Alumni Contribute $348.5B Annually to Global Economy

An announcement from the University of Alberta confirms what we have always believed about U of A alumni: they generate a staggering economic impact and carry with them a strong sense of social responsibility.

By Glenn Stowkowy on September 30, 2013

 

An announcement from the University of Alberta today confirmed what we have always believed about U of A alumni: we generate a staggering economic impact and also carry with us a strong sense of social responsibility.

University President Indira Samarasekera announced this morning the results of a landmark study by Faculty of Business professors Tony Briggs and Jennifer Jennings. The findings come from a survey that almost 9,000 alumni filled out last year. It was based on similar ones done at Massachusetts Institute of Technology (MIT), Stanford and Tsinghua universities.

The economic and social impact of University of Alberta alumni has perhaps never been so dramatically brought into focus.

University of Alberta alumni have founded 70,258 organizations which:

  • generate more revenue each year than the gross domestic product of the Province of Alberta ($348.5 billion compared to $306.7 billion)
  • have created 1.5 million jobs worldwide and almost 400,000 in Alberta. With 2.1 million jobs in all of Alberta in 2012, this means just about every fifth person working in Alberta is employed by a company started by a U of A graduate.
  • generate $220,301 in annual revenue per employee
  • have an impact on Alberta similar to the impact of Stanford University on California. Pound-for-pound, we are on par with some of the biggest universities in the world.

It will come as no surprise that about one third of University of Alberta-founded organizations are non-profit or have a cultural, environmental or social mission, and 77 per cent of U of A alumni have volunteered in their communities. We are also serial innovators, founding an average of 1.84 organizations each. U of A alumni, through our actions, uplift the whole people.

The potential social impact of alumni-founded organizations resonates with U of A alumnus Dr. Ray Muzyka (’90 BMedSc, ’92 MD), a successful entrepreneur who is now focused on giving back. He co-founded BioWare with two fellow Med School alumni in 1995, and after building it to eight locations and 1,400 employees worldwide, he stayed on in a senior leadership role after BioWare was acquired by Electronic Arts in 2007 until his retirement in October 2012. “My science and medical training at the U of A fostered a lifelong passion for continuous learning, taught me the vital importance of humility, and made me aware of how critical teamwork and collaboration are for sustaining entrepreneurial success,” said Muzyka.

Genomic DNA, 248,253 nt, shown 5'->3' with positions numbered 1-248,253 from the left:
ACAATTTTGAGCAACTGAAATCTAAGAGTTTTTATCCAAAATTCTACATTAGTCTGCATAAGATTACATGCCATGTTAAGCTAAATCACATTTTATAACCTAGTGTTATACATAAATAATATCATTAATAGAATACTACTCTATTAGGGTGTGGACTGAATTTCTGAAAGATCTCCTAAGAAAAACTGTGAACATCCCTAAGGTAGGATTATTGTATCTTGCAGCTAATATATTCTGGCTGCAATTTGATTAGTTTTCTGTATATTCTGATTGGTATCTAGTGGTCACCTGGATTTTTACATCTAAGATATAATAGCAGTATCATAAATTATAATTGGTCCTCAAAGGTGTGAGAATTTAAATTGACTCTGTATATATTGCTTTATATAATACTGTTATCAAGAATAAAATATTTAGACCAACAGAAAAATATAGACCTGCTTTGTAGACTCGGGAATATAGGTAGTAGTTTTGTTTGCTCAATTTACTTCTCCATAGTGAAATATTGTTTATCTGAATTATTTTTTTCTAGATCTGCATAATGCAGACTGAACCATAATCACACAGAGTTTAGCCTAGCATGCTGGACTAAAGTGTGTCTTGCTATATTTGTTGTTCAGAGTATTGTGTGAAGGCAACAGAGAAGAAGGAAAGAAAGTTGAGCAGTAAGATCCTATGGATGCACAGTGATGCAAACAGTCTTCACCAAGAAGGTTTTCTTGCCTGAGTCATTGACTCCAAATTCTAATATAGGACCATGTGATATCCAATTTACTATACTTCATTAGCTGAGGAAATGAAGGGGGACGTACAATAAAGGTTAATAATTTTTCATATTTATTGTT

Now in his third "career chapter," Ray has founded Threshold Impact, which invests in information technology, new media, medical innovations and social entrepreneurs, focusing on sustainable, profitable impact investments. 


Bing Xiang, ’91 PhD, is the founding dean of Cheung Kong Graduate School of Business, established in 2002. It is China’s first not-for-profit, independent and private business school and has 49 world-class, full-time resident faculty members (33 regular and 16 visiting), whose per capita publications in top journals of management ranked sixth globally from 2005 to 2009. Alumni include more than 2,500 Chinese business leaders at the CEO and chairman level, whose companies in 2011 together generated more than $1 trillion US in revenue. This figure represents about 13.7 per cent of China’s GDP and exceeds the total GDP of Indonesia. If the Cheung Kong Graduate School’s alumni network were a nation, it would be the 16th largest economy on Earth. Also interested in innovation in management education, Bing has directly implemented and shaped several prominent programs and institutions in China.


Yasmin Jivraj, ’80 BSc, is the president and founder of one of Canada’s largest information technology firms, Acrodex, which supplies IBM products and services. In 2010, the company boasted revenues of more than $175 million. Acrodex employs 600 people in seven cities across Canada including Edmonton, as well as in Bangalore, India. Yasmin is involved with a variety of community initiatives focused primarily on post-secondary education, youth support and information technology leadership.


Betty (Millard) Jones, ’55 BSc, founded the Foundation for the Children of the Californias, which constructed and developed the Hospital Infantil de las Californias in Tijuana, Mexico. It is the region’s first pediatric medical specialty centre that offers health care to children regardless of their ability to pay. Since opening its doors in 1994, the facility has offered more than 350,000 medical consultations, 9,000-plus surgeries and 250,000 hours of education. With associates and business leaders, Jones brought together resources from Canada, the United States and Mexico to meet the need for a facility like the Hospital Infantil. “I have always felt that I’ve had probably more than my share. It just seemed more rewarding for me to be doing something for other people, especially children,” said Betty.


I am incredibly proud of our alumni. There are more great stories here, and we will have more examples in the Winter issue of New Trail. I am exhilarated that the rest of the world is now aware of what we have always known: University of Alberta alumni drive the economy of Alberta and have a global impact.

Glenn Stowkowy, ’76 BSc(ElecEng)
President, University of Alberta Alumni Association